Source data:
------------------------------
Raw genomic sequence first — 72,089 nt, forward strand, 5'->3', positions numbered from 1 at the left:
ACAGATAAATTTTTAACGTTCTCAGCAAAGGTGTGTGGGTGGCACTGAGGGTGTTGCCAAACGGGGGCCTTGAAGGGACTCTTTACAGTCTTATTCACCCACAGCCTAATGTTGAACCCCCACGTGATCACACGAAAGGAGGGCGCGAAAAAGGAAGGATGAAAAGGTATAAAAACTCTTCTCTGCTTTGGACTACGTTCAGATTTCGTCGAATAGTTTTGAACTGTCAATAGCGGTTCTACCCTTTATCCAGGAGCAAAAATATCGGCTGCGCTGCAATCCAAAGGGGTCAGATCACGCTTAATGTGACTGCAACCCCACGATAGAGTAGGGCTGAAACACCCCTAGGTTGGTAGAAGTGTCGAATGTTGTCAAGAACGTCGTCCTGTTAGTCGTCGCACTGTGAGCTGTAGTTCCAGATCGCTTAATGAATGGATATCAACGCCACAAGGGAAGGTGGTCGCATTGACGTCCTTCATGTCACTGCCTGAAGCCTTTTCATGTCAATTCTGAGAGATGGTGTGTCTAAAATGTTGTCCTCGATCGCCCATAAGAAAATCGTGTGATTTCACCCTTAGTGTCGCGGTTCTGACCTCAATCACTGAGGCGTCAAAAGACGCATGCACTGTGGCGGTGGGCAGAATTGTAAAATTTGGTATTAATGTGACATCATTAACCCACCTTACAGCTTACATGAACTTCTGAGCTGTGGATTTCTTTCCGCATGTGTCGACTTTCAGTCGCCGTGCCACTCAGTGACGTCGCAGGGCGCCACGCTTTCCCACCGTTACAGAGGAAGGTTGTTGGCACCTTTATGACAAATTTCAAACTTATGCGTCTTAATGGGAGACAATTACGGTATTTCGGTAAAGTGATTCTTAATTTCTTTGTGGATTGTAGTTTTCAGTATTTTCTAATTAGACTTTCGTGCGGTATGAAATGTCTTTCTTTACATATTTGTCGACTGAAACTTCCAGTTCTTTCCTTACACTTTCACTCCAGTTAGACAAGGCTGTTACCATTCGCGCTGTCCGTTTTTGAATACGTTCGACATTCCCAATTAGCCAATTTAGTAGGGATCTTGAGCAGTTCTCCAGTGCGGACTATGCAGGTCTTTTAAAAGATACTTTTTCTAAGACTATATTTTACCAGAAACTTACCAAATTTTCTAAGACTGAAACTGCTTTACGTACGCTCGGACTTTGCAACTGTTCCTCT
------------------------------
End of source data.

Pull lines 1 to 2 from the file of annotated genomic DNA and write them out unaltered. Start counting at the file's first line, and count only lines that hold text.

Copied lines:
Raw genomic sequence first — 72,089 nt, forward strand, 5'->3', positions numbered from 1 at the left:
ACAGATAAATTTTTAACGTTCTCAGCAAAGGTGTGTGGGTGGCACTGAGGGTGTTGCCAAACGGGGGCCTTGAAGGGACTCTTTACAGTCTTATTCACCCACAGCCTAATGTTGAACCCCCACGTGATCACACGAAAGGAGGGCGCGAAAAAGGAAGGATGAAAAGGTATAAAAACTCTTCTCTGCTTTGGACTACGTTCAGATTTCGTCGAATAGTTTTGAACTGTCAATAGCGGTTCTACCCTTTATCCAGGAGCAAAAATATCGGCTGCGCTGCAATCCAAAGGGGTCAGATCACGCTTAATGTGACTGCAACCCCACGATAGAGTAGGGCTGAAACACCCCTAGGTTGGTAGAAGTGTCGAATGTTGTCAAGAACGTCGTCCTGTTAGTCGTCGCACTGTGAGCTGTAGTTCCAGATCGCTTAATGAATGGATATCAACGCCACAAGGGAAGGTGGTCGCATTGACGTCCTTCATGTCACTGCCTGAAGCCTTTTCATGTCAATTCTGAGAGATGGTGTGTCTAAAATGTTGTCCTCGATCGCCCATAAGAAAATCGTGTGATTTCACCCTTAGTGTCGCGGTTCTGACCTCAATCACTGAGGCGTCAAAAGACGCATGCACTGTGGCGGTGGGCAGAATTGTAAAATTTGGTATTAATGTGACATCATTAACCCACCTTACAGCTTACATGAACTTCTGAGCTGTGGATTTCTTTCCGCATGTGTCGACTTTCAGTCGCCGTGCCACTCAGTGACGTCGCAGGGCGCCACGCTTTCCCACCGTTACAGAGGAAGGTTGTTGGCACCTTTATGACAAATTTCAAACTTATGCGTCTTAATGGGAGACAATTACGGTATTTCGGTAAAGTGATTCTTAATTTCTTTGTGGATTGTAGTTTTCAGTATTTTCTAATTAGACTTTCGTGCGGTATGAAATGTCTTTCTTTACATATTTGTCGACTGAAACTTCCAGTTCTTTCCTTACACTTTCACTCCAGTTAGACAAGGCTGTTACCATTCGCGCTGTCCGTTTTTGAATACGTTCGACATTCCCAATTAGCCAATTTAGTAGGGATCTTGAGCAGTTCTCCAGTGCGGACTATGCAGGTCTTTTAAAAGATACTTTTTCTAAGACTATATTTTACCAGAAACTTACCAAATTTTCTAAGACTGAAACTGCTTTACGTACGCTCGGACTTTGCAACTGTTCCTCT